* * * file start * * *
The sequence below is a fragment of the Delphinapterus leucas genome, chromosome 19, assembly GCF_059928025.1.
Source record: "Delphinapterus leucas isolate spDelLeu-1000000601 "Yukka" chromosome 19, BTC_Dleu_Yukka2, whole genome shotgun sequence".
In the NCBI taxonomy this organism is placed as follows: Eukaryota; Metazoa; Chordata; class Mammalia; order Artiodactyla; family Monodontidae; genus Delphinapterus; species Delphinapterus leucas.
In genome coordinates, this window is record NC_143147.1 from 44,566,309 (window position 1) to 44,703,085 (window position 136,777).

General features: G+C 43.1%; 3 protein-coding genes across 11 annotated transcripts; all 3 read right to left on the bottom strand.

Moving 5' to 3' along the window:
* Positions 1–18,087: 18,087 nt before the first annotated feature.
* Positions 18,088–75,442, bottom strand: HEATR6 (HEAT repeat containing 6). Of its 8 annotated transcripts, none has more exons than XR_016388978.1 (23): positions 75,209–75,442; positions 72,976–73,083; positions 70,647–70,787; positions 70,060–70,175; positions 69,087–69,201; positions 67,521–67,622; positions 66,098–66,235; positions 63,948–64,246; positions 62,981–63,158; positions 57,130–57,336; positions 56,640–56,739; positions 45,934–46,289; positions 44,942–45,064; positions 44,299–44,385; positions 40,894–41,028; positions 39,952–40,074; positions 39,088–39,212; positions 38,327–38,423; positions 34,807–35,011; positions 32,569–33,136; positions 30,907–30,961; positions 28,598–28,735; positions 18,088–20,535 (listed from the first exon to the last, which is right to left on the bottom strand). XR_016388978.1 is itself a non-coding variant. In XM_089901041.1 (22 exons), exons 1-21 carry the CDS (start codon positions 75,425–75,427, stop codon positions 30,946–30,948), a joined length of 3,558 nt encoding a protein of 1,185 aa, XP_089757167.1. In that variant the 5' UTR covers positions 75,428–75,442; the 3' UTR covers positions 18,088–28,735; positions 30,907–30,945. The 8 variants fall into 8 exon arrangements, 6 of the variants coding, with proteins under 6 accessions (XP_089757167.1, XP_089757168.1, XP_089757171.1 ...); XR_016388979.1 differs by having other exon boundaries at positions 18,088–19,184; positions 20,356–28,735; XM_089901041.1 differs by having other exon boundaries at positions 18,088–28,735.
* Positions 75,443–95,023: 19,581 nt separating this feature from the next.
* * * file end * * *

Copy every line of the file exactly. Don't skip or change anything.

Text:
The sequence below is a fragment of the Delphinapterus leucas genome, chromosome 19, assembly GCF_059928025.1.
Source record: "Delphinapterus leucas isolate spDelLeu-1000000601 "Yukka" chromosome 19, BTC_Dleu_Yukka2, whole genome shotgun sequence".
In the NCBI taxonomy this organism is placed as follows: Eukaryota; Metazoa; Chordata; class Mammalia; order Artiodactyla; family Monodontidae; genus Delphinapterus; species Delphinapterus leucas.
In genome coordinates, this window is record NC_143147.1 from 44,566,309 (window position 1) to 44,703,085 (window position 136,777).

General features: G+C 43.1%; 3 protein-coding genes across 11 annotated transcripts; all 3 read right to left on the bottom strand.

Moving 5' to 3' along the window:
* Positions 1–18,087: 18,087 nt before the first annotated feature.
* Positions 18,088–75,442, bottom strand: HEATR6 (HEAT repeat containing 6). Of its 8 annotated transcripts, none has more exons than XR_016388978.1 (23): positions 75,209–75,442; positions 72,976–73,083; positions 70,647–70,787; positions 70,060–70,175; positions 69,087–69,201; positions 67,521–67,622; positions 66,098–66,235; positions 63,948–64,246; positions 62,981–63,158; positions 57,130–57,336; positions 56,640–56,739; positions 45,934–46,289; positions 44,942–45,064; positions 44,299–44,385; positions 40,894–41,028; positions 39,952–40,074; positions 39,088–39,212; positions 38,327–38,423; positions 34,807–35,011; positions 32,569–33,136; positions 30,907–30,961; positions 28,598–28,735; positions 18,088–20,535 (listed from the first exon to the last, which is right to left on the bottom strand). XR_016388978.1 is itself a non-coding variant. In XM_089901041.1 (22 exons), exons 1-21 carry the CDS (start codon positions 75,425–75,427, stop codon positions 30,946–30,948), a joined length of 3,558 nt encoding a protein of 1,185 aa, XP_089757167.1. In that variant the 5' UTR covers positions 75,428–75,442; the 3' UTR covers positions 18,088–28,735; positions 30,907–30,945. The 8 variants fall into 8 exon arrangements, 6 of the variants coding, with proteins under 6 accessions (XP_089757167.1, XP_089757168.1, XP_089757171.1 ...); XR_016388979.1 differs by having other exon boundaries at positions 18,088–19,184; positions 20,356–28,735; XM_089901041.1 differs by having other exon boundaries at positions 18,088–28,735.
* Positions 75,443–95,023: 19,581 nt separating this feature from the next.